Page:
illuminating the multi-layer optical fiber, in a direction essentially perpendicular to the fiber axis, with a focused broadband light;
collecting reflected signals from a plurality of interfaces between the separate layers within the multi-layer optical fiber at an optical spectrometer, the plurality of interfaces including interfaces between air and an outer fiber surface and interfaces between said separate layers within the multi-layer optical fiber, the reflected signals forming an interference pattern of a cosine signal form;
applying a fast Fourier transform to the interference pattern to generate a frequency domain representation associated with the optical path length of the optical fiber, where peaks in the fast Fourier transform are associated with interfaces between different layers within the optical fiber; and
determining the thickness of said separate layers by measuring the distance between adjacent peaks in the fast Fourier transform.
9. The method as defined in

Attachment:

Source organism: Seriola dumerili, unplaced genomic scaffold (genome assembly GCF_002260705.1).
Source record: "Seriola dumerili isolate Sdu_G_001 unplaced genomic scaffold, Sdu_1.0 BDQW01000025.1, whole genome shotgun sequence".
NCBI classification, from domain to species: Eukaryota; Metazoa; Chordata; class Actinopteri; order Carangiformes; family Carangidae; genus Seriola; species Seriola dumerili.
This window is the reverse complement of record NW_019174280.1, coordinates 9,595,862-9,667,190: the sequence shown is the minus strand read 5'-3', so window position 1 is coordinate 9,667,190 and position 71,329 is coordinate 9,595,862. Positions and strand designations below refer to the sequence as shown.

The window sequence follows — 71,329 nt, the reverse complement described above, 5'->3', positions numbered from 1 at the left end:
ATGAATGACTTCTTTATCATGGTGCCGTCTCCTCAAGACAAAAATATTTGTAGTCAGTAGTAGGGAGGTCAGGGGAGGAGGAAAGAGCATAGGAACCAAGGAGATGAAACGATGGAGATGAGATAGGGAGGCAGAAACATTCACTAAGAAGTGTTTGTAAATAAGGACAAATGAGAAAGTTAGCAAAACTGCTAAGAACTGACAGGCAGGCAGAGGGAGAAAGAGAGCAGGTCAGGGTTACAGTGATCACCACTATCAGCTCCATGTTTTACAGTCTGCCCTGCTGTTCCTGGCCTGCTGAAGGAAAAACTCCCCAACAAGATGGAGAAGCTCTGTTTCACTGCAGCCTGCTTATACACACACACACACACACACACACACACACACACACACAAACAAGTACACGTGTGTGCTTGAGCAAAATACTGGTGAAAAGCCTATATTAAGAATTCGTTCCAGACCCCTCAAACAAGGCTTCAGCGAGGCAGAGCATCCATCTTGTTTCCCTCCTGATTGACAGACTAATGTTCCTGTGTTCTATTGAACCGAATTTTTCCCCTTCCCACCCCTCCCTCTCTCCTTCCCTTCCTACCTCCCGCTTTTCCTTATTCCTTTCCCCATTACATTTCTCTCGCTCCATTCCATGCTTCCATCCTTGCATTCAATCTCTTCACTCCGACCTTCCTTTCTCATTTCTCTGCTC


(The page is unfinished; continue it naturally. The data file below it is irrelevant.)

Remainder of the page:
filtering the peaks within the generated fast Fourier transform;
applying an inverse fast Fourier transform to the filtered signal to retrieve a cosine waveform corresponding to the interference between any two adjacent surfaces; and
analyzing the cosine waveform to calculate the distance between any two interfaces within the optical fiber and determine the thickness of each separate layer within the multi-layer optical fiber.
10. The method as defined in
re-orienting the fiber with respect to the illuminating broadband light so as to illuminate the fiber surface at a location 90° from an initial set of measurements to measure characteristics associated with the eccentricity between the optical fiber and an outer coating layer;
comparing the thickness results from the re-oriented set of measurements with the thickness results from the initial set of measurements, wherein a difference in thickness for the outer coating layer between the two sets of measurements is indicative of the presence of eccentricity between the optical fiber and the outer coating layer; and
generating an output signal associated with the amount of eccentricity present between the optical fiber and the outer coating layer.
11. The method as defined in
applying the reflected signals as an input to a polarization beam splitter;